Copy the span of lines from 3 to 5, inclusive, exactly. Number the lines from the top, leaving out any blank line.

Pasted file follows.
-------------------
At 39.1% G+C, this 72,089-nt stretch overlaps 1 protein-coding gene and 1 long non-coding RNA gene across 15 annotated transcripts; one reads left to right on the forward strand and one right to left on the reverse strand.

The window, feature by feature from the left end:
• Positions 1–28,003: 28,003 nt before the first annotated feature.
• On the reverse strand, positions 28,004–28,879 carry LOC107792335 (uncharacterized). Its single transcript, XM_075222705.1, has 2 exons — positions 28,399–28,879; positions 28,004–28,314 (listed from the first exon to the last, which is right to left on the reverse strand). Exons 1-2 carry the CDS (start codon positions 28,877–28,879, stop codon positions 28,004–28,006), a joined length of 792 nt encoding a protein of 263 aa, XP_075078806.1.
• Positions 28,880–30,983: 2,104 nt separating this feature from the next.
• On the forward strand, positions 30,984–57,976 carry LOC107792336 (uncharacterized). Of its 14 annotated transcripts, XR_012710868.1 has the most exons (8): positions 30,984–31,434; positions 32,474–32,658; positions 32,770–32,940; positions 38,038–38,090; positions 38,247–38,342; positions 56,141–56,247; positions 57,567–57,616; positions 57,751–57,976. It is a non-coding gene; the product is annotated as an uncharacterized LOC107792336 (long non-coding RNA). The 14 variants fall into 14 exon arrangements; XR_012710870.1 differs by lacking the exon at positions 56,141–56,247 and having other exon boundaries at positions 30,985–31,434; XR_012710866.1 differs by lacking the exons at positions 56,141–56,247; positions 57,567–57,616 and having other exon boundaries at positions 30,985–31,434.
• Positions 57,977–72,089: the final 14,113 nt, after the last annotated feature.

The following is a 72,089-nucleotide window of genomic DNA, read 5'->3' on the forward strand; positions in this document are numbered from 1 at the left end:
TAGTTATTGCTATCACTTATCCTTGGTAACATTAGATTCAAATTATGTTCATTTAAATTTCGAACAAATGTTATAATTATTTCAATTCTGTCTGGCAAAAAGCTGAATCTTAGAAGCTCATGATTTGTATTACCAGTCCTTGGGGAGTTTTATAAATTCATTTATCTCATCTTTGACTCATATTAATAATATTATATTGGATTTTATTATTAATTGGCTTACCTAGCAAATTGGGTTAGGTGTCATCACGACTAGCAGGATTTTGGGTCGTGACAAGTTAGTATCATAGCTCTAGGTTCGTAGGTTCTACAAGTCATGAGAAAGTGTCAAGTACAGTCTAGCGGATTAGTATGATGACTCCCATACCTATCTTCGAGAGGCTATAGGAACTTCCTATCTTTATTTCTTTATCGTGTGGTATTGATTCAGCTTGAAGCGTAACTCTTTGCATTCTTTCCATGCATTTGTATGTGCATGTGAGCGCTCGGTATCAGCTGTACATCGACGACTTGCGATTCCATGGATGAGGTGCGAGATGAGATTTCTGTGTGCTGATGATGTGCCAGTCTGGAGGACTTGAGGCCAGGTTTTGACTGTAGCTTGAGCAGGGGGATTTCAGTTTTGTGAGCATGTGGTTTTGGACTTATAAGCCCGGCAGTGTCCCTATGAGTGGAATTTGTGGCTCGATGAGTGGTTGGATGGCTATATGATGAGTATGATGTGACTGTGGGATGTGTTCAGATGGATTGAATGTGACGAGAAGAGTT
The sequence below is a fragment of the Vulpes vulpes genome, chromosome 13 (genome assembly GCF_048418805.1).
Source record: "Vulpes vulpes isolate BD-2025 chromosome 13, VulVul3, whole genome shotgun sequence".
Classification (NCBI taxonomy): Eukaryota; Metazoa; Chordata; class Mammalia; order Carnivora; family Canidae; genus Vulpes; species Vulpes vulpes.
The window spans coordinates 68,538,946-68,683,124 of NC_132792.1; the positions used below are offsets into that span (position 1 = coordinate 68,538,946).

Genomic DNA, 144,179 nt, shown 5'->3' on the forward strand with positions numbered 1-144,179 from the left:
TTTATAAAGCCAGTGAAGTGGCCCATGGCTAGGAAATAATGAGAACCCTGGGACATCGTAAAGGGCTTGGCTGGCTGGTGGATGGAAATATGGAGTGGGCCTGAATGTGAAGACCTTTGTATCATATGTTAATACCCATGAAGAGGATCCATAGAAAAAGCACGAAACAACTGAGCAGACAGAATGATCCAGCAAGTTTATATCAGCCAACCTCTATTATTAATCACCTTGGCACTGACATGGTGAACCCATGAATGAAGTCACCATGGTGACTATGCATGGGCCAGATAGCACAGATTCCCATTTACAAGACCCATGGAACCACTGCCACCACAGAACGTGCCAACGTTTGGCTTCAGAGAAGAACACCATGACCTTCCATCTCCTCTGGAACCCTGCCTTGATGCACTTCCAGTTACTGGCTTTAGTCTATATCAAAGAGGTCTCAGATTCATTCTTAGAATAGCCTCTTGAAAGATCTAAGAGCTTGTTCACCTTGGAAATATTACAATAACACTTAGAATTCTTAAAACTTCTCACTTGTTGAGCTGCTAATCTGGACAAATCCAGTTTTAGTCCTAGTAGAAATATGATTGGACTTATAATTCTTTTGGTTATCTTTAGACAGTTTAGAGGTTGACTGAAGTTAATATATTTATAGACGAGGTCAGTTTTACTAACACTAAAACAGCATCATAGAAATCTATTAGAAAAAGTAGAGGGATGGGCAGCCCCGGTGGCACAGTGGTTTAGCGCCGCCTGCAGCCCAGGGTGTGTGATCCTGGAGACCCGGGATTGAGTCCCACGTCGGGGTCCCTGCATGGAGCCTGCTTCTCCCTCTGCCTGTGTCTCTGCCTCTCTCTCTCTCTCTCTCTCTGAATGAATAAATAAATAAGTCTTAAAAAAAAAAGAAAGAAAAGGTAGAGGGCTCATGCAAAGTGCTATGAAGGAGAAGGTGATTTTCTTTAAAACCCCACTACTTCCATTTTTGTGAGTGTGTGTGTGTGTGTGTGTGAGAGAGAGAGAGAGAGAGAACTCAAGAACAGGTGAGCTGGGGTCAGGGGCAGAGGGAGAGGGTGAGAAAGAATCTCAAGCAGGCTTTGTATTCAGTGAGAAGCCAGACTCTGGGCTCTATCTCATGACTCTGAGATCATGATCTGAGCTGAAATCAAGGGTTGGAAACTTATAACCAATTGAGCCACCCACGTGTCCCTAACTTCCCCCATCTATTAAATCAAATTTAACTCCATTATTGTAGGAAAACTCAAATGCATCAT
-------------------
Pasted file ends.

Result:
• Positions 1–28,003: 28,003 nt before the first annotated feature.
• On the reverse strand, positions 28,004–28,879 carry LOC107792335 (uncharacterized). Its single transcript, XM_075222705.1, has 2 exons — positions 28,399–28,879; positions 28,004–28,314 (listed from the first exon to the last, which is right to left on the reverse strand). Exons 1-2 carry the CDS (start codon positions 28,877–28,879, stop codon positions 28,004–28,006), a joined length of 792 nt encoding a protein of 263 aa, XP_075078806.1.
• Positions 28,880–30,983: 2,104 nt separating this feature from the next.